Gear Up for Earth Month with Wildlife Explorers

By Kim Tuong | Posted on March 4, 2017

2017 March Wildlife Explorers
Tags: Conservation

Editor’s Note: March is the perfect time to start planning a nature discovery program for your out-of-school time youth. Wildlife Explorers is an easy-to-implement program designed to be led by anyone—no matter their experience with nature education. Download the workbook now and be ready to introduce your youth to nature during Earth Month in April. Anyone who downloads the workbook in March will be entered into a contest to receive 10 printed workbooks and Wildlife Explorers swag to kick-off your program.

Get started on your Wildlife Explorers program with this great advice from a seasoned Wildlife Explorers leader.

When my supervisor told me that was going to be about nature and local habitats, I knew that I wanted to encourage my students to have an open mind and open heart. NRPA piloted the program at my site, Majestic Way Elementary School in San Jose, CA.

I have been leading the afterschool program at this site for the past three years. Despite always being aware of my surroundings, I didn’t actually know the specifics of the natural life around me. Leading Wildlife Explorers was a fantastic opportunity to acquaint myself with the local wildlife, since it was something I always wanted to learn about. I work with children ages 3 to 13 and have always stressed importance of leaving wildlife at peace. If there was anything I wanted my students to take away from the Wildlife Explorers program, it was for them to broaden their minds and understand their place within our ecosystem and that there is more life than just human life.

Initially, I did not feel confident because I did not know much about the native plants and animals. I did know, though, that I didn’t want to use my phone and Google everything we came across. I wanted to be able to identify the plants and animals and address their characteristics. In order to make this experience valuable and informative for the students, I took it upon myself to research the bugs, insects and critters that I have seen frequenting our school grounds. Being a Wildlife Explorer is not about memorizing key terms and concepts, but rather simply immersing yourself in nature and everything it holds. Personally, I found the information and research fascinating, so it was fun and enlightening.


Here is my advice for other leaders getting ready to embark on this journey.

  1. Make yourself familiar with your materials and resources before you start the program. Knowing the area within your site and the concepts and ideas in the workbook will help you plan and keep you organized.

  2. Regardless of the size of space you have, explore your grounds ahead of time. This will enable you get a close up of all the foliage, find comfortable and safe paths to lead your children, and identify any substitutions that you will have to make within your workbooks. If you look through the workbook ahead of time and look at the chapters in depth, you will see what each chapter focuses on. If your site does not have a particular type of wildlife or foliage, find a substitute for it. For example, my school site did not have pigeons, so instead of doing Pigeon Study in Chapter 4; we studied lizards.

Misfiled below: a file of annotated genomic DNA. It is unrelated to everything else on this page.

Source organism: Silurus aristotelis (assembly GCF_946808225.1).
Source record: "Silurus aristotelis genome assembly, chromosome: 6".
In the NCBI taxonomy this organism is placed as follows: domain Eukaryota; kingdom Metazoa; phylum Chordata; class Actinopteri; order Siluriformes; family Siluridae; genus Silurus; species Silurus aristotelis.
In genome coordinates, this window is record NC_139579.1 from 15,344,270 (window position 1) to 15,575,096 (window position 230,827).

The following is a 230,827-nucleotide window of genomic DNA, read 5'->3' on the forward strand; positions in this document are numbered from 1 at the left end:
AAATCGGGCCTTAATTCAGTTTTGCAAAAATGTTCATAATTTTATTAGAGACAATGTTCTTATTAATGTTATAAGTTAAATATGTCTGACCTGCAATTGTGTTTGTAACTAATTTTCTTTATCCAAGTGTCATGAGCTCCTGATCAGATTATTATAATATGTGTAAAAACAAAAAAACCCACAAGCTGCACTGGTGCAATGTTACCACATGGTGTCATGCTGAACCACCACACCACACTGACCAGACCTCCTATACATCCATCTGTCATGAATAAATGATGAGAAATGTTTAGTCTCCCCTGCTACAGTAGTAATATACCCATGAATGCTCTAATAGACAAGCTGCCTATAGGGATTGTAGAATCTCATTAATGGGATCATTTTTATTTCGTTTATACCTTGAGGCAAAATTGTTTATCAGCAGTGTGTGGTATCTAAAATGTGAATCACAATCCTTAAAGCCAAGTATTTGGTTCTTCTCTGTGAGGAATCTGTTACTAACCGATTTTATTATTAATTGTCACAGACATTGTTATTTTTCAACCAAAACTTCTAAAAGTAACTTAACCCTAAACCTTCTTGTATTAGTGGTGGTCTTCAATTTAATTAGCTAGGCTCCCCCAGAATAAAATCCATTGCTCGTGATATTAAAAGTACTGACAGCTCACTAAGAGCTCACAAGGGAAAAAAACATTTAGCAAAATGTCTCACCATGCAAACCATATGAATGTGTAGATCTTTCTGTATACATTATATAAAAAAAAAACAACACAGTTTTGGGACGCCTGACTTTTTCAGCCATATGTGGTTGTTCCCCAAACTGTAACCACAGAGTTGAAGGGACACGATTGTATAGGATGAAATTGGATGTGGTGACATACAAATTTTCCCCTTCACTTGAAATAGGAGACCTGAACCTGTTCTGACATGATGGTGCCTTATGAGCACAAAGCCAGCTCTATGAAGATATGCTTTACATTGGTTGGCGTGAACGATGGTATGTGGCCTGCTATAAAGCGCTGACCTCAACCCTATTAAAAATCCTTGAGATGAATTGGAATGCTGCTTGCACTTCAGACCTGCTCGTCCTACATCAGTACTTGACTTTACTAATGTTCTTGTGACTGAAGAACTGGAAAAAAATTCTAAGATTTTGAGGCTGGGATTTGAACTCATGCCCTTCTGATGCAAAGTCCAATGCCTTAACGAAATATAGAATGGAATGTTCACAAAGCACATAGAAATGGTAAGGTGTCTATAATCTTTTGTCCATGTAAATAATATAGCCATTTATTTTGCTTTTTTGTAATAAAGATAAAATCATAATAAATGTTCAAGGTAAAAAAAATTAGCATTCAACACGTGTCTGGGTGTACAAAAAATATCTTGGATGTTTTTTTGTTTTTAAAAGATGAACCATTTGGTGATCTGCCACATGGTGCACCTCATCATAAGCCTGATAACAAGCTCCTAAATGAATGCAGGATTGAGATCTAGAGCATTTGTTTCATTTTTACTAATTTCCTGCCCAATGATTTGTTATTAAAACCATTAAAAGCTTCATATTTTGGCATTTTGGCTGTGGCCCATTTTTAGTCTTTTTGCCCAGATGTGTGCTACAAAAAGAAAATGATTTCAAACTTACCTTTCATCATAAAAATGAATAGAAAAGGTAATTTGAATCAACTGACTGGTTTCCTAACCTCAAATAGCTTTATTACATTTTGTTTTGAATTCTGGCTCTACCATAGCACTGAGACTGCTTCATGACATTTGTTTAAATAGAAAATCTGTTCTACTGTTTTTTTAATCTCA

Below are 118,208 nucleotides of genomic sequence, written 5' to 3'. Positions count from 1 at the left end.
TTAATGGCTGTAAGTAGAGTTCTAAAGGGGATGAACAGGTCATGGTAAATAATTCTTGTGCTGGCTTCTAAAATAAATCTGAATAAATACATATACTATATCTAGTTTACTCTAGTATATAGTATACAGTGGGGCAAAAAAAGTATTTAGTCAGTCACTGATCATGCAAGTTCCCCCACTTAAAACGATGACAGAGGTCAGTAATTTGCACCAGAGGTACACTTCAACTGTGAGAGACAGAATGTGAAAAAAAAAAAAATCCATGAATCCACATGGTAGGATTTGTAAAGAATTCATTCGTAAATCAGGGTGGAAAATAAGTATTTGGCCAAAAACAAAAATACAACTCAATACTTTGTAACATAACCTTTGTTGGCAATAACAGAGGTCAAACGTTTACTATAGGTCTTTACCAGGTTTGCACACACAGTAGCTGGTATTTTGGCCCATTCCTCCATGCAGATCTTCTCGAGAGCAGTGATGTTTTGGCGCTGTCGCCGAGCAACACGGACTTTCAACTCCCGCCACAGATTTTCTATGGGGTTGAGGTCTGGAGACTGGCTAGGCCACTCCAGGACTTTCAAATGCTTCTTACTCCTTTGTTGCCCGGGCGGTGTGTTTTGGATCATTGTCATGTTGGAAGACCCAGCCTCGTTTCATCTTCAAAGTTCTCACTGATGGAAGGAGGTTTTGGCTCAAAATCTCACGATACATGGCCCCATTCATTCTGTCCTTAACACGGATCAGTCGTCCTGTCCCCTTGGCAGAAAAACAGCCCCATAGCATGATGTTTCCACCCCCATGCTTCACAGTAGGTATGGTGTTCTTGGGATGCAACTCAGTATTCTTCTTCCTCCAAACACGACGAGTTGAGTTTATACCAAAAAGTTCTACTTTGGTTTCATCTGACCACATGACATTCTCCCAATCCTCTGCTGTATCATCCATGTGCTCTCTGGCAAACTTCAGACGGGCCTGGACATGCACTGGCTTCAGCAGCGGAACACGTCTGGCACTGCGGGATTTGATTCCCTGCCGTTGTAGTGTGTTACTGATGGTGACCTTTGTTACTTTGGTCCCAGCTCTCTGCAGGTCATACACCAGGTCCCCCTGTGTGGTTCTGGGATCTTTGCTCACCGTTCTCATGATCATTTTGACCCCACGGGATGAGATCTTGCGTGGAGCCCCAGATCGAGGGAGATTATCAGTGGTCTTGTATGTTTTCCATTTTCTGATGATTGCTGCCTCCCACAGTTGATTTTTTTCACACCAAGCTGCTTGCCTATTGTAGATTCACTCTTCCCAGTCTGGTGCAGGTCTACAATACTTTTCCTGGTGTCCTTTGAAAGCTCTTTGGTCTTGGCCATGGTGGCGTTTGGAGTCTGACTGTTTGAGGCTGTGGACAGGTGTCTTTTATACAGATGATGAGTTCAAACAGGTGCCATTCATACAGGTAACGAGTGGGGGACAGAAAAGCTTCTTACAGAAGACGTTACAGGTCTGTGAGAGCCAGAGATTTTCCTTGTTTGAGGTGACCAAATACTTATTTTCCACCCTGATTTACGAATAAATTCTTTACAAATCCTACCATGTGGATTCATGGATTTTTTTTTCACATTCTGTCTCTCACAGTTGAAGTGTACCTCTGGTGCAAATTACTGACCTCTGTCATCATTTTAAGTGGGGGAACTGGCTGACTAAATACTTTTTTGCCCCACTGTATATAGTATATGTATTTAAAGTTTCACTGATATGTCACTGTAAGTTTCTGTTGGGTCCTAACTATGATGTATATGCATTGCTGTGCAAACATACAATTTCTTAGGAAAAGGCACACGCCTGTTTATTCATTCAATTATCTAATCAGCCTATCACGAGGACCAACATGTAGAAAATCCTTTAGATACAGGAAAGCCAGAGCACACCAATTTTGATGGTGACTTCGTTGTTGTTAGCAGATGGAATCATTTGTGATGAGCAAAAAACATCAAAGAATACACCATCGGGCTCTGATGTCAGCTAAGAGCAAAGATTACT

3. Be mindful of the season when you start your program. Not all wildlife and foliage are present in every season.

  4. Don’t be afraid to improvise! On a day that we were expecting rain, I skipped ahead to Chapter 5 which focused on water. I enjoyed pairing crafts and science activities with certain chapters. For Chapter 5, I briefly talked about earthworms since we always see them come out when it rains and I had an edible craft that went along with it. I also took the opportunity to talk about conserving water. We made a water filter with a water bottle demonstrating how water can be cleaned and purified. We discussed the importance of clean water and the effects of its scarcity.

  5. You don’t have to love everything about nature to be able to lead this program. But passion and curiosity will surely help.

  6. Your students will be a great guide to finding what topics to further explore. Their questions and thoughts will be insightful indicators for new subject matter.

One of the things that I enjoyed most about Wildlife Explorers was just walking with my students. It could be the walk back to the cafeteria or the walk to another part of the park. Along the way they always told me what they saw. They saw life. They saw life in the metal fence where a spider had spun its web. They saw life in what looked like a dry patch of grass which was actually a moth in disguise. They saw life in everything and I saw life in their eyes. Wildlife Explorers is a program that I am proud to have been a part of, one that I am still engaged with in my present, and one that I look forward to returning to in the future.


Kim Tuong is the Recreation Leader at the City of San Jose.